We first caught wind of the Myron Rolle story yesterday and knew we had to share it. This young man left high school as the number 1 football prospect in the entire U.S. and as you can imagine NFL scouts kept a close eye on him.
He was rated by ESPN as the number one football recruit in the United States in 2006 which naturally landed him in the NFL but the story doesn’t end there. Rolle cut his career short to attend medical school at just 25, read his story below:
Via The Doctors
“I played football, but I didn’t want to be categorized as just a jock.” Those are the words of Myron Rolle.
During his time in the NFL, he wasn’t your usual player. He researched stem cells. He started anti-obesity programs that the U.S. Department of Interior adopted. He even raised money for hospitals.
But just before his NFL dreams came true by enlisting in the draft, as scouts were eager to snatch him up, Rolle decided to delay his entering the NFL draft for a whole year to study medicine in Oxford, England. During that time, he was named a finalist for a Rhodes scholarship, the most prestigious academic award given.
When he made it back to the States, the Tennessee Titans took on Rolle, selecting him in the sixth round of the 2010 draft. The progress he made in his first year with Tennessee — “I thought I was making strides and getting better with each snap, picking up things I didn’t pick up before,” he said — took a hit with the departure of head coach Jeff Fisher and the 2011 lockout putting a halt to OTAs.
Rolle was released right before the start of the 2011 season. The Steelers signed him to a reserve/future contract the next off-season, only to release Rolle at the tail end of the 2012 preseason.
Afterward, it took Rolle three weeks of soul searching to realize that it was for the best that his football-playing career was done at age 25.
“I talked to my family, brothers and pastors asking them what they thought,” he said. “I still received interest from a few teams, and it didn’t have to be over. Then I said to myself, ‘I can knock my head against the wall for 8-9 years or move on to medicine.’ I was leaving the game with no concussions and dexterity in both my hands, where I could be a neurosurgeon one day.”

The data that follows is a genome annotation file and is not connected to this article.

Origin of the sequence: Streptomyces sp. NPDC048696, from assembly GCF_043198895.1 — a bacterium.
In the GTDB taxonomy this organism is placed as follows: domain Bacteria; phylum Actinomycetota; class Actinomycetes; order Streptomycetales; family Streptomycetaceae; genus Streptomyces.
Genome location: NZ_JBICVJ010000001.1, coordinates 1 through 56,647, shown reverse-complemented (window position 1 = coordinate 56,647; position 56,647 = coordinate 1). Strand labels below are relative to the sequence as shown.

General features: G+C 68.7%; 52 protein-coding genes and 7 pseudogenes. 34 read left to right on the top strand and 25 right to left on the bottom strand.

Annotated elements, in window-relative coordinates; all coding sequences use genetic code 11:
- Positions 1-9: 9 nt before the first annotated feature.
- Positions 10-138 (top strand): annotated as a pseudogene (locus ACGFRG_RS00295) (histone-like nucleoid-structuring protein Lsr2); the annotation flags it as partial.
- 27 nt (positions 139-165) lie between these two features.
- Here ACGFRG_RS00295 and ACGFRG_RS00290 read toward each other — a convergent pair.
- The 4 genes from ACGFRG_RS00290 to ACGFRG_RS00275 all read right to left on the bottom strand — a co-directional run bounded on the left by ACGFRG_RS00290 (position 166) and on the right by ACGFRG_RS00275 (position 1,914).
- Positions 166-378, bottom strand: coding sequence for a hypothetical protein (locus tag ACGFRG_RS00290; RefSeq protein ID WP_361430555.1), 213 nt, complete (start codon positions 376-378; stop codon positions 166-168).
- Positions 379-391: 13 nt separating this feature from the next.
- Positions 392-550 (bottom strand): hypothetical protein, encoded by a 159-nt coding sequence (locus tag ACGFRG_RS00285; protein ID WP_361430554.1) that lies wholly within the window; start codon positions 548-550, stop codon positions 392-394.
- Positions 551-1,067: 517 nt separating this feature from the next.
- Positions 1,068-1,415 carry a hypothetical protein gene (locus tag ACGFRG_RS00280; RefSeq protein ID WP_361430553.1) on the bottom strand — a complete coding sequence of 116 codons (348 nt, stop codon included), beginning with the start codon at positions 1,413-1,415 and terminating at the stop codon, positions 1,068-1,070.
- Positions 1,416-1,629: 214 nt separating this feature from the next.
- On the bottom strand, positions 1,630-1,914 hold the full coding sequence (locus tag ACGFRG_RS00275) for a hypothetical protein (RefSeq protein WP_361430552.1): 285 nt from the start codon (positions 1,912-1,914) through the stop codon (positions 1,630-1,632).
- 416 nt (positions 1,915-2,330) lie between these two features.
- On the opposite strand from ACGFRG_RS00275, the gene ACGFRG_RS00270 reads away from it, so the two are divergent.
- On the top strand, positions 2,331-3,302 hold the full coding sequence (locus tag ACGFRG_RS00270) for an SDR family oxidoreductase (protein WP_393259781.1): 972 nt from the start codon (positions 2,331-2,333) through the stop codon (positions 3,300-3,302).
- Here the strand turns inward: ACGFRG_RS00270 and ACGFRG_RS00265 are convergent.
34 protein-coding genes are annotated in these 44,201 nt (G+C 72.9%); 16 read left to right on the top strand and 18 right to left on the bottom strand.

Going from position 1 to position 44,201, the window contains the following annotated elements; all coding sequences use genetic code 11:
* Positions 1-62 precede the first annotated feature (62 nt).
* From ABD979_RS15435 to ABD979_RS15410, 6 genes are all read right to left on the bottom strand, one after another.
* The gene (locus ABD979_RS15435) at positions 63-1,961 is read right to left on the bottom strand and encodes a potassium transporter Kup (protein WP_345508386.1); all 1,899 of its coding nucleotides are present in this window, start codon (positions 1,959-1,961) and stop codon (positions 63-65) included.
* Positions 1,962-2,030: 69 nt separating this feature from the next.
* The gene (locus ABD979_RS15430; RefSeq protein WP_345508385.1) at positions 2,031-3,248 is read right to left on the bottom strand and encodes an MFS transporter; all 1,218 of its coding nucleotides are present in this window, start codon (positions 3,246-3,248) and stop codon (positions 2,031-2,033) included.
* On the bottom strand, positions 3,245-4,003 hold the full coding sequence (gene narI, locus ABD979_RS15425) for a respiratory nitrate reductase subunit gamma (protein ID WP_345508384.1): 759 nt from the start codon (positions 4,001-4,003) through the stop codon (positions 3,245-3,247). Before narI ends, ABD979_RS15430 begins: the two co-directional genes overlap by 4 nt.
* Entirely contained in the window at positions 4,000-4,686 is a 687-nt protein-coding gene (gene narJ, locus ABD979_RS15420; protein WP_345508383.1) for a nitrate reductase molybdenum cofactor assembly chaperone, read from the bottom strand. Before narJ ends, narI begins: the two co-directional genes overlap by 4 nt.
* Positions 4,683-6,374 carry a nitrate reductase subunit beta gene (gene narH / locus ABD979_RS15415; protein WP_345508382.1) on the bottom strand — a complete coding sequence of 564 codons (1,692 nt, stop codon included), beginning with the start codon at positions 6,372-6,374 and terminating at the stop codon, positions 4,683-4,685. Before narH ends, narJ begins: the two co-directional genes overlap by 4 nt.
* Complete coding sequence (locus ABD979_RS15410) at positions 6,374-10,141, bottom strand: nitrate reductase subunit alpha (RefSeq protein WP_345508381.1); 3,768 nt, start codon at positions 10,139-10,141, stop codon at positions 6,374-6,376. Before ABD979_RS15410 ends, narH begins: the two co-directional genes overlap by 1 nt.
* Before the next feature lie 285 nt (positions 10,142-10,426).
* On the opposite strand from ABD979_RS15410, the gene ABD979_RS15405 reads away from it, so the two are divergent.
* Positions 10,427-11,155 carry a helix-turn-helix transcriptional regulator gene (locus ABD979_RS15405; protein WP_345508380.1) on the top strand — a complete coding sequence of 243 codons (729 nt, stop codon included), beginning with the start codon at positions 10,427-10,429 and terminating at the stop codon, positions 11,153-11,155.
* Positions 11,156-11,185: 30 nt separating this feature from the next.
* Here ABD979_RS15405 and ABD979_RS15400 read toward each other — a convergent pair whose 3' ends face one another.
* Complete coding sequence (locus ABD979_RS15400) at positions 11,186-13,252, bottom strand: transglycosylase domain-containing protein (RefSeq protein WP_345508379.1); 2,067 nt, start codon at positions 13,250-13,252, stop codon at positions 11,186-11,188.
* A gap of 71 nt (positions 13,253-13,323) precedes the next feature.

“The NFL experience was amazing. I had a chance to play alongside some of the best athletes in the world. Only two other people can say that they were a Rhodes Scholar and an NFL player (Pat Haden and Byron White). I look back and say, ‘I got to the league, I got drafted.’”
So now, after much study and hard work, the 30-year-old Rolle will be graduating this Spring 2017 with his doctorate from Florida State University College of Medicine!
But that’s not all, Rolle is also the chairman of the Myron L. Rolle Foundation, which serves people who do not have access to health, wellness and education in the U.S. and around the world.
The Foundation also hosts the Myron Rolle Wellness and Leadership Academy for Florida foster children, “Rhodes to Success” (an academic workshop for at-risk teenagers) and “Our Way to Health” (an anti-obesity program for American Indians of the Seminole Tribe of Florida, Navajo, Hopi and Pueblo tribes).
“It’s always, ‘What’s next?,’” explains Myron. “I think people align themselves with my way of thinking when they’re talking to me. They try to create new avenues for me to pursue, so if you want to be a doctor and you have interest in human rights and philanthropy and social equality of medicine and disease, why don’t you think about being surgeon general? Then you could have a political impact, with a stronger influence and a bigger platform. I’m that person. ‘What’s next? What’s next?’”
Whatever it is we wish Rolle the best of luck even though we do not think he will need it.